2017 Total Solar Eclipse

Map of US Eclipses from 2017-2052

On 21 August 2017, a total solar eclipse will cause the shadow of the moon to traverse the United States from Oregon to South Carolina in just over 90 minutes. Although the ionospheric effects of solar eclipses have been studied for over 50 years, many unanswered questions remain. HamSCI is inviting amateur radio operators to participate in a large-scale experiment which will characterize the ionospheric response to the total solar eclipse and target open science questions.

Would you like to participate? Help out by getting on the air with the Solar Eclipse QSO Party, a contest-like operating event designed to generate data for studying the eclipse! Other ways to get involved include making HF Frequency Measurements, recording HF spectra, setting up a Reverse Beacon Network Receiver, particpating in VLF/LF receiving experiements, and listening to AM broadcast stations. See our Eclipse Get Involved for more information.

Are you curious about how prior total solar eclipses affected the ionosphere? Read about radio experiements during the 1999 United Kingdom Total Solar Eclipse coordinated by the Rutherford Appleton Laboratory.



Get on the air with the Solar Eclipse QSO Party!

Get Involved!

How can hams and the general public get involved?

The Experiment

Details of the plan to study the 2017 solar eclipse.


Join the HamSCI-Eclipse Mailing List


Members of HamSCI presented at the 36th Annual ARRL and TAPR Digital Communications Conference September 15-17, 2017 in St. Louis, Missouri. The TAPR/ARRL DCC is an annual conference that attracts technically-minded amateur radio operators who specialize in building and designing hardware and software to support digital communications and radio. In a presentation entitled HamSCI and the 2017 Total Solar Eclipse HamSCI members Nathaniel Frissell W2NAF, Bill Engelke AB4EJ, Josh Katz KD2JAO, Spencer Gunning K2AEM, and Josh Vega WB2JSV showed initial results of the Solar Eclipse QSO Party and other HamSCI eclipse experiements.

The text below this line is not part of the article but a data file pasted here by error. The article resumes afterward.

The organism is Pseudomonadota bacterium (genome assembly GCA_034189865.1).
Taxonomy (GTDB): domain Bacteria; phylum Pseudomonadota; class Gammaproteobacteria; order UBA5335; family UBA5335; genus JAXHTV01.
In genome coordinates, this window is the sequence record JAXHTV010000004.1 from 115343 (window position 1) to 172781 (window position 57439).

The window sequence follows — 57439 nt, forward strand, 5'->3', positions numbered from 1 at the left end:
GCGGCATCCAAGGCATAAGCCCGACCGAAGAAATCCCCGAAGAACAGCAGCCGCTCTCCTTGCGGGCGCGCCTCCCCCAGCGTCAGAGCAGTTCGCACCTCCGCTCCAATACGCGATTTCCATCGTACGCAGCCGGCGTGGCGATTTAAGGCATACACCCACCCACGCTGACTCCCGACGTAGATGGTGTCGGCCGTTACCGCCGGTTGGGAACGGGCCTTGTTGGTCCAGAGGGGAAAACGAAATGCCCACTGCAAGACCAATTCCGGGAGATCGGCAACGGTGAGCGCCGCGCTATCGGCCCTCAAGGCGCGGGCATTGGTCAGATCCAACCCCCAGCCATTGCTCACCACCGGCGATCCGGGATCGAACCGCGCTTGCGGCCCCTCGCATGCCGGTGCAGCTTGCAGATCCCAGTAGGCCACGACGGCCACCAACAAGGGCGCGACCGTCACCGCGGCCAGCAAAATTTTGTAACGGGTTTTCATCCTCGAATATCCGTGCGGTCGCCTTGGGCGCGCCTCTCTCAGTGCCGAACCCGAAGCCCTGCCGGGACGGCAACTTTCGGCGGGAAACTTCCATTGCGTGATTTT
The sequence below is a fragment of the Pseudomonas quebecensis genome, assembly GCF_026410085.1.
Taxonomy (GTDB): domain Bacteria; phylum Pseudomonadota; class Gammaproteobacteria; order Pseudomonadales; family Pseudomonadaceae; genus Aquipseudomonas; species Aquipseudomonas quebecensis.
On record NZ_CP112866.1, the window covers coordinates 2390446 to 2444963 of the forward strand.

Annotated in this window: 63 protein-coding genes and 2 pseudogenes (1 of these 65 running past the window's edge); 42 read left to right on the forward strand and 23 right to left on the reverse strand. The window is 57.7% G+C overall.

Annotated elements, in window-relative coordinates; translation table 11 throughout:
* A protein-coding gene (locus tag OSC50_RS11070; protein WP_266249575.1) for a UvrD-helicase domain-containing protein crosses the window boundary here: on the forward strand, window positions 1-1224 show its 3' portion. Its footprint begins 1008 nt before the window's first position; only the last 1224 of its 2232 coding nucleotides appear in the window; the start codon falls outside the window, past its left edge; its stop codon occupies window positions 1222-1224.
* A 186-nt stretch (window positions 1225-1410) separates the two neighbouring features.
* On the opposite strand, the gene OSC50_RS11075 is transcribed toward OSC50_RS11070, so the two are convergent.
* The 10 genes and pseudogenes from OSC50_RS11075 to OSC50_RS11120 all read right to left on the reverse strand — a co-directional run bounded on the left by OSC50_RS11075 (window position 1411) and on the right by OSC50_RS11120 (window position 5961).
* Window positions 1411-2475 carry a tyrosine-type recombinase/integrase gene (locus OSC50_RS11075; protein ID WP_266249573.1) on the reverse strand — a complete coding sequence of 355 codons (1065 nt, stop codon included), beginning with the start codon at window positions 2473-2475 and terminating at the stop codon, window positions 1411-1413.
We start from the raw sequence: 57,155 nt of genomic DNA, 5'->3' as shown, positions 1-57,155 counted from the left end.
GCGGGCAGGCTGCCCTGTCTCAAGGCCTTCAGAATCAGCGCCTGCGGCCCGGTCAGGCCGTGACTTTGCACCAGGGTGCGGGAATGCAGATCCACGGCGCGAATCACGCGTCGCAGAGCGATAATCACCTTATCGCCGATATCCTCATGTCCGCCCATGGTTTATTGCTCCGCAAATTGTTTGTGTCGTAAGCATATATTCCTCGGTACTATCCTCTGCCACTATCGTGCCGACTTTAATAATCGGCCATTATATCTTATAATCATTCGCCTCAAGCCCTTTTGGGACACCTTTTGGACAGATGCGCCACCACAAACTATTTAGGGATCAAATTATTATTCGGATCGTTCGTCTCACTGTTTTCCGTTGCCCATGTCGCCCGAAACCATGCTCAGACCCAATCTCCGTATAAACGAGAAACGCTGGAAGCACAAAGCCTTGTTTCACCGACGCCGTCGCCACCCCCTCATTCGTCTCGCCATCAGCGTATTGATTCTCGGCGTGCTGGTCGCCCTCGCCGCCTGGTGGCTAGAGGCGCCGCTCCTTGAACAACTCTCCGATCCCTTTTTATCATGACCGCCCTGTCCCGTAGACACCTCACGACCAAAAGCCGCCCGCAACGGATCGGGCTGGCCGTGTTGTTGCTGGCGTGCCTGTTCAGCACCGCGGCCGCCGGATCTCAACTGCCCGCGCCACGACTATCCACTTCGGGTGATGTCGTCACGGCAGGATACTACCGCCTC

We've been contacted by several individuals regarding submission of observations of effects during the eclipse to HamSCI recently. Any such material - logs, reception reports, and records of other observations - is welcomed by HamSCI. We encourage you to email these to hamsci@hamsci.org.

Larger data sets - raw I/Q data recordings or large audio files, for instance - can be submitted to the HamSCI community on Zenodo if they are too large to email. Create an account there to do this, or log in with your GitHub or ORCID account to do so. Zenodo has a 50GB limit per data set, so those of you who recorded multiple bands may need to submit each band as a separate data set. Thank you to everyone who took part in this and submitted observations of any kind!

After eight short hours, the Solar Eclipse QSO Party has come to a close. Particpation was quite good. Although the final numbers are not yet in, preliminary reports show that over 670,000 spots were detected by the RBN, and over 542,000 spots were reported to PSKReporter during the SEQP. These numbers will increase as data is processed. SEQP participants are requested to submit their logs and RBN data (spots.txt) to hamsci.org/seqp. A PDF Certificate of Participation will be provided on log submission.